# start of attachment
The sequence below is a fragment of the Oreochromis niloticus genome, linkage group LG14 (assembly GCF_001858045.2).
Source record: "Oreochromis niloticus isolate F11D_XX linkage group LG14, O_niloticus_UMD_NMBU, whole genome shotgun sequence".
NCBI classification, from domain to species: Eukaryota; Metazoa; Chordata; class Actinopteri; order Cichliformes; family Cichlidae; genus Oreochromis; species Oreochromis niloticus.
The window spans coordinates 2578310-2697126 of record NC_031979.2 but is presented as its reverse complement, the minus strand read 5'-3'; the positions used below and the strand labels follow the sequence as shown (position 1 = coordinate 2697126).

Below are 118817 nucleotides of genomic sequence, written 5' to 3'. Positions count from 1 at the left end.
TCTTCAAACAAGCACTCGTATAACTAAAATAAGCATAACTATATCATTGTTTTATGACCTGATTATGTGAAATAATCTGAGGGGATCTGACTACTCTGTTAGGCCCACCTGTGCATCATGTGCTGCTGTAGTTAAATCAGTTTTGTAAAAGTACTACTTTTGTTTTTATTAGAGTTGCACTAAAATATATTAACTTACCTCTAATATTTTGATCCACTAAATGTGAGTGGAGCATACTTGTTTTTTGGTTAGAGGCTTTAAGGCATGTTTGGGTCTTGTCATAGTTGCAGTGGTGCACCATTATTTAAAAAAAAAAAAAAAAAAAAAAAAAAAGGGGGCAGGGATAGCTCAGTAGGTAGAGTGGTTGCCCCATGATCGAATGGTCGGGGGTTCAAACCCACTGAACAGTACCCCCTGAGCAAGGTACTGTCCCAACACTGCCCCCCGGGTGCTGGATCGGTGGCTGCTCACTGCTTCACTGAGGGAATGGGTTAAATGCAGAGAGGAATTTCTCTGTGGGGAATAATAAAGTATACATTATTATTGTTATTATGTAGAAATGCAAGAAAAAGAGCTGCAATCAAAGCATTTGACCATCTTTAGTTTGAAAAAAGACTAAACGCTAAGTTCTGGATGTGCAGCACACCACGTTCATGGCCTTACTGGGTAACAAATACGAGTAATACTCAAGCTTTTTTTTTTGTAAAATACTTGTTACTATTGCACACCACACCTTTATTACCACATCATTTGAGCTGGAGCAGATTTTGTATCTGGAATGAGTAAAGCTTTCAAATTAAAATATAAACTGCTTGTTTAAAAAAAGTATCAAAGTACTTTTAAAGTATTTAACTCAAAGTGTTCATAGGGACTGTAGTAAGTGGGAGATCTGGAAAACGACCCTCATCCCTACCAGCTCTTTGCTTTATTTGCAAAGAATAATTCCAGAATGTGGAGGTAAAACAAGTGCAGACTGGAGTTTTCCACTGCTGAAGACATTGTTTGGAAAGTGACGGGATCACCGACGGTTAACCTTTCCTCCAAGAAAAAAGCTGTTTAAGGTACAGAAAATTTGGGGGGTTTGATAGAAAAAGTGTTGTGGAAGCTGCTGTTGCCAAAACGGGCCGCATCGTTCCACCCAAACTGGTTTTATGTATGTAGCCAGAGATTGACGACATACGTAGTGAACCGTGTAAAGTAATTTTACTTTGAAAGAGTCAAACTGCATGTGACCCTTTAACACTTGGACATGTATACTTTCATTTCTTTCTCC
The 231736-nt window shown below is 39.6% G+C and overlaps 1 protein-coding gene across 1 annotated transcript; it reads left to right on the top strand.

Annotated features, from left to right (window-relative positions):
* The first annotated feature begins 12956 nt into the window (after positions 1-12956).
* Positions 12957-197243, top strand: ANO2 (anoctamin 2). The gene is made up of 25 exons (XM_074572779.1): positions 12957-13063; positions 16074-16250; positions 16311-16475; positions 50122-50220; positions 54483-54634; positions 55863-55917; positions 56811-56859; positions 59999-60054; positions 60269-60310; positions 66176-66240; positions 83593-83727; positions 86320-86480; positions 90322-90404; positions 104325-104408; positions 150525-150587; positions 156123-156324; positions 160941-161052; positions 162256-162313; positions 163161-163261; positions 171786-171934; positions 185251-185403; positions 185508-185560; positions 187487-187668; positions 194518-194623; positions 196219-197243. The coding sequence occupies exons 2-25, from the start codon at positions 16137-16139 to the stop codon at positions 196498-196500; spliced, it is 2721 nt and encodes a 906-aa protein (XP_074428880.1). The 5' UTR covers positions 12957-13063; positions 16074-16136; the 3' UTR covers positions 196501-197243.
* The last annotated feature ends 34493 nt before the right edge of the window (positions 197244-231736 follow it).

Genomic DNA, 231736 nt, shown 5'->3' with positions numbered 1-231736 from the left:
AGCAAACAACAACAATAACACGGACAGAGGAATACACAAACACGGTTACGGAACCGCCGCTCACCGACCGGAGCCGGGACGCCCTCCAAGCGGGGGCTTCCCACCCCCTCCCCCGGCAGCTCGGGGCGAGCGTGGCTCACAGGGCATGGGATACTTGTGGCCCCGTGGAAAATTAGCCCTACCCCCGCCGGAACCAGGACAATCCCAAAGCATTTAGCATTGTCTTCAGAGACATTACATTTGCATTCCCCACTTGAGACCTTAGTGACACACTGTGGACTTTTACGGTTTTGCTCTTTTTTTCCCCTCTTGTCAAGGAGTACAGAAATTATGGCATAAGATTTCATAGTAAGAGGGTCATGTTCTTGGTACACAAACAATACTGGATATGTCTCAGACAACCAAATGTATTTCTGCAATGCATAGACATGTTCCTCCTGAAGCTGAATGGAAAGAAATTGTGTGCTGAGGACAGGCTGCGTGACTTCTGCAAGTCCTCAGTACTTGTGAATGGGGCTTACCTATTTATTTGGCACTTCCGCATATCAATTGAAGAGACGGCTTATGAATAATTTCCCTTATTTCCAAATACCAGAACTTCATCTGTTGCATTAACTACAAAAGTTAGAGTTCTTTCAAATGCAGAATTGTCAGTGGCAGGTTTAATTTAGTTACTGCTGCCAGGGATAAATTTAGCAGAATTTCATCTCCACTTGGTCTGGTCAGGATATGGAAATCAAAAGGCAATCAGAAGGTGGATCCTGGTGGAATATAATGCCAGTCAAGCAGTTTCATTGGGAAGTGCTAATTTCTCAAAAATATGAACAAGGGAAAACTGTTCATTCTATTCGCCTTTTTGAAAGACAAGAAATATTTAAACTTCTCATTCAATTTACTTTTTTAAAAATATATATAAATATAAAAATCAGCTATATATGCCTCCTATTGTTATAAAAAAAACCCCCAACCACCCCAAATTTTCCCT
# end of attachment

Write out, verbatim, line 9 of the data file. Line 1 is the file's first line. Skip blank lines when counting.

* The first annotated feature begins 12956 nt into the window (after positions 1-12956).